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2021 Audi e-Tron GT review

By Curtis Moldrich, 09 Mar 2021 Car Reviews

Audi e-Tron GT review

Sister car to the Taycan favours comfort over speed

Need to Know:

  • Sister car to the Porsche Taycan

  • 350kW/630Nm of electric power

  • Relaxed and refined

It only takes four or five of Milton Keynes’ 130 roundabouts to understand the Audi e-Tron GT quattro is a very different car to the Porsche Taycan.

Despite sharing the same bespoke electric J1 platform – developed jointly by Audi and Porsche – the second e-Tron seems to have more in common with its combustion-engined S7 stepsibling, than its electric twin from Stuttgart.  

The e-Tron GT quattro we’re driving uses the same 350kW powertrain as the Taycan 4S, capable of 0-100km/h in 4.1 seconds when in a 390kW boost mode.

But the Audi’s performance doesn’t arrive in bottomless servings like the Porsche’s, nor is it point-and-click like a Tesla.

Instead, the e-Tron GT’s power is progressive, its torque flat – and it makes the Audi effortlessly accumulate speed as opposed to gaining it instantly.

READ WhichCar electric car buyer's guide

The same is largely true of the hotter RS model that sits above it; with 440kW and 475kW in Boost mode, it has similar performance on paper to the hotter Taycan Turbo, but delivers it in a less aggressive way. Our standard quattro car, has the better range of 475km to RS’s 450 though.

We’ll add impressions of the RS in due course, but here we’ll focus on the standard e-Tron GT quattro, as it’s arguably the more significant model and the one that's expected to be most popular.  

Riding on air – optional in the quattro but standard in the RS – our test car was firm but well-mannered around town and pliable on B-roads. Motorways were equally quiet in the e-Tron GT; even in Dynamic mode, the Audi’s adaptive suspension soaked up bumps from expansion joints, choosing not to send them straight to the drivers’ seat.

READ Audi e-Tron RS GT prototype review

The added comfort comes at the expense of outright handling, so body roll and dive – when you step on the optional tungsten carbide-coated steel brakes – does creep in. Empty the quattro’s power reserves on the exit of a corner, and you’ll also get the bonnet to rise a little, along with some sideways sway as Audi’s all-wheel-drive claws you down the road.

But the Audi’s vegan fibres only unravel when you’re driving in a very un-GT-like manner, and every aspect of the Audi’s analogue handling and feedback – including the supremely flickable all-wheel steering – encourages you to do otherwise. Where the Taycan pushes you to drive harder, the Audi asks you to be professional.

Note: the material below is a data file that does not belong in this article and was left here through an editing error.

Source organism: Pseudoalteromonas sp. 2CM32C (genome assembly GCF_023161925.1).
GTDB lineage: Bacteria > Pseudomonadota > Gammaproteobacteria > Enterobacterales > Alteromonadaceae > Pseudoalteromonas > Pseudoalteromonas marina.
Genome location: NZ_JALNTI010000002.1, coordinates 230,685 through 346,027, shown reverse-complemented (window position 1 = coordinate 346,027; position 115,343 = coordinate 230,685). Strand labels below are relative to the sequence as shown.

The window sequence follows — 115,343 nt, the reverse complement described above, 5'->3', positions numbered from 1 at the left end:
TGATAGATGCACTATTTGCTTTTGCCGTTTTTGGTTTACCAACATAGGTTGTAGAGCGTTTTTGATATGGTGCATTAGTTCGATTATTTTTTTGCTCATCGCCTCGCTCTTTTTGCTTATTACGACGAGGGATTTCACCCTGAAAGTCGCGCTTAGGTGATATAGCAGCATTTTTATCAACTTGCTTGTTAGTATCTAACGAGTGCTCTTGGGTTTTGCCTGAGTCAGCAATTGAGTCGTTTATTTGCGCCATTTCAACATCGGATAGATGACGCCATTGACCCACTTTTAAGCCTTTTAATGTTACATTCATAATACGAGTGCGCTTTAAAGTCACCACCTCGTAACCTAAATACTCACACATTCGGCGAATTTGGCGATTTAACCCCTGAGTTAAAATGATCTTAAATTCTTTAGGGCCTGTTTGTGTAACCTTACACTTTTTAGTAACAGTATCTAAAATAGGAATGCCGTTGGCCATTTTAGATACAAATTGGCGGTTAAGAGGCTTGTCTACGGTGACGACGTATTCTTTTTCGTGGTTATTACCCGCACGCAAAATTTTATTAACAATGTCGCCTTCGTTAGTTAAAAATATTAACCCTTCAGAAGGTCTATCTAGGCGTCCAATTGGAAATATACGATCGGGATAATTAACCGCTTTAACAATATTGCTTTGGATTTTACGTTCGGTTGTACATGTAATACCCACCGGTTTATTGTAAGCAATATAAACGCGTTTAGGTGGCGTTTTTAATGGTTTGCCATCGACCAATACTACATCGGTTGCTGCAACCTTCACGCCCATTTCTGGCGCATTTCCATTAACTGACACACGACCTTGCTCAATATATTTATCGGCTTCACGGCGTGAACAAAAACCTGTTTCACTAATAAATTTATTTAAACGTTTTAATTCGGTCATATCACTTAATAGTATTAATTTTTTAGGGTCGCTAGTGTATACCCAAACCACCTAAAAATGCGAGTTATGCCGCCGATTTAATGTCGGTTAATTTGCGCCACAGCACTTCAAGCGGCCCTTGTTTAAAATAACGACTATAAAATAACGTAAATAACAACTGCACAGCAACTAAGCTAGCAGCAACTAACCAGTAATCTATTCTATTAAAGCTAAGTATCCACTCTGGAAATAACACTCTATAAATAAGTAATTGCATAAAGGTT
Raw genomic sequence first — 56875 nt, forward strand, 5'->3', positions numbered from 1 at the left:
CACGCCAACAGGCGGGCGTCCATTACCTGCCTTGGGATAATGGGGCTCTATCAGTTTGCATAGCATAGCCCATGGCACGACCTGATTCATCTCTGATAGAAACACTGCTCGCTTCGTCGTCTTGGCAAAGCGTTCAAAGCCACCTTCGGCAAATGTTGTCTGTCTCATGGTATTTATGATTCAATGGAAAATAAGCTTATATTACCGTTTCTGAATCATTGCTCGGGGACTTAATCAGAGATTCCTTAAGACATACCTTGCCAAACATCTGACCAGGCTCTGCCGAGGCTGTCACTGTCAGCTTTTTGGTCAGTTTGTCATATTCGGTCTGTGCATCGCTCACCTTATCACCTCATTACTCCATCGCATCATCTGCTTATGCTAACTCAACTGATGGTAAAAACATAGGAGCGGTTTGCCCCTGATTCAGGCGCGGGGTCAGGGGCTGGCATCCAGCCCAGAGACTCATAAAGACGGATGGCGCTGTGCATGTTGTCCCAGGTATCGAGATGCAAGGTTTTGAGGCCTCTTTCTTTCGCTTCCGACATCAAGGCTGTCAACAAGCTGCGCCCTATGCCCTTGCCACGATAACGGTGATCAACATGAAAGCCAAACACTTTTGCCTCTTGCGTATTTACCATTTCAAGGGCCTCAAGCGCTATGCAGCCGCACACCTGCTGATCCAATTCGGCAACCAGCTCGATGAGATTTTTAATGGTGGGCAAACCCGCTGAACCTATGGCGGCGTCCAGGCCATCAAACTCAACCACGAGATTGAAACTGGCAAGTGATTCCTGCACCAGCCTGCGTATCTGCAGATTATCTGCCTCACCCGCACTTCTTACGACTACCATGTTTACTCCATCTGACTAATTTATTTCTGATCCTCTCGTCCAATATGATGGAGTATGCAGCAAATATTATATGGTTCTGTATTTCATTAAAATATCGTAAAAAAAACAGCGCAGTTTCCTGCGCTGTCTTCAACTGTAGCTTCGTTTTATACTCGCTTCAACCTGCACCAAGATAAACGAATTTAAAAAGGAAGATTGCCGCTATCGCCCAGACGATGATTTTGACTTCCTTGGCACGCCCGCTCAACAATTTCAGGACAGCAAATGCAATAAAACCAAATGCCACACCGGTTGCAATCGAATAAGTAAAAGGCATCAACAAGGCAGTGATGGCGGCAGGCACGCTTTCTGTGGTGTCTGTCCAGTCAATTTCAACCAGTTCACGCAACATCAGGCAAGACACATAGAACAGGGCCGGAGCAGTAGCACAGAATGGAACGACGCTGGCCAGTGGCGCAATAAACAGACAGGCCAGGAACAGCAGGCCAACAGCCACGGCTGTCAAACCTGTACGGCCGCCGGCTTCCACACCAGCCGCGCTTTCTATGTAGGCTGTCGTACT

The e-Tron’s business-as-usual ethos continues to the exterior: Ingolstadt’s electric GT wears a Marc Lichte-tailored suit, and instead of looking like a Taycan at a court appearance, its unique design cues – from the Audi singleframe grille to the e-Tron light elements – move away from the Porsche’s sci-fi looks and add a dash of the familiar.

Inside, the e-Tron GT forgoes banks of haptic touchscreens, and strikes a reasonable compromise of proddable displays and real switchgear. The steering wheel could be from any Audi of the last five years, but it’ll help make the e-Tron GT feel less alien to early adopters.  

By bravely focusing on true GT performance, Ingolstadt has diverted the e-Tron GT from an unexciting also-ran to a fascinating new addition to the Audi range.

The standard e-Tron quattro is the most compelling of the two; on paper it has the longer range and the lower price, and it add all the comfort you’d want from a GT – with the inherent benefits an EV powertrain brings.  

The range-topping RS is more muddled. In a bid to be sportier but softer, it’s based on an unwinnable compromise, and leaves itself open to some unfavorable comparisons.

There’s a reason Audi believes the quattro will outsell the confused RS 4-to-1. With the e-Tron GT quattro, Audi has used new technology to cover old ground and It’s the most convincing EV it’s made so far.


Pros: ride; refinement; EV powertrain; charge speed

Cons:  price currently unknown; little else


Body: 5-door, 5-seat hatchback
Drive: all-wheel
Battery: 93.4kWh (83.7kWh net)
Power: 350kW (390kW overboost)
Torque: 630Nm (640Nm overboost)
Transmission: 2-speed
Weight: 2276kg
L/W/H: 4989/1964/1396mm
Wheelbase: 2900mm
Tracks: 1710/1694mm (f/r)
Suspension: double-wishbones, adaptive dampers, air springs, anti-roll bar (f); multi-links, adaptive dampers, air springs, anti-roll bar (r)
Wheels: 19 x 8.0-inch (f); 19 x 10.0-inch (r)
Tyres: 225/55 R19 (f); 275/45 R19 (r)
Price: $175,000 (estimate)
On-sale: H2 2021